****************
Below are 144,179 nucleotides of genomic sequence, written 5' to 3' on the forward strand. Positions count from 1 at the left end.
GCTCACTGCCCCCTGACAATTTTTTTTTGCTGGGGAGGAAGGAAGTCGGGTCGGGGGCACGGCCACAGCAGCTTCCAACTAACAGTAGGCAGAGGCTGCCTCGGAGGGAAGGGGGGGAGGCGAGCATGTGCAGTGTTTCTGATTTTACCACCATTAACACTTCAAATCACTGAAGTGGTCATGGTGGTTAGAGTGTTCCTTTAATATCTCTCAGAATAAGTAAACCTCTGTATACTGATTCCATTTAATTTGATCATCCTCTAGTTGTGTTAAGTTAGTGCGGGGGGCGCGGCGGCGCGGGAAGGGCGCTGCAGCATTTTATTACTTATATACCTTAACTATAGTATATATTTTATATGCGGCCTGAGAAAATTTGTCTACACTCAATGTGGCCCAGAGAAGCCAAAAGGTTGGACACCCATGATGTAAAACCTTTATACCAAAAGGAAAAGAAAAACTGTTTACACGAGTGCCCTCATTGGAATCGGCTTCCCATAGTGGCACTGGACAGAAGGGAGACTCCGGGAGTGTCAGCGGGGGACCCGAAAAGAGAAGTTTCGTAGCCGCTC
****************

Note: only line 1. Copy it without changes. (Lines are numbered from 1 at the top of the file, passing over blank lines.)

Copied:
Below are 144,179 nucleotides of genomic sequence, written 5' to 3' on the forward strand. Positions count from 1 at the left end.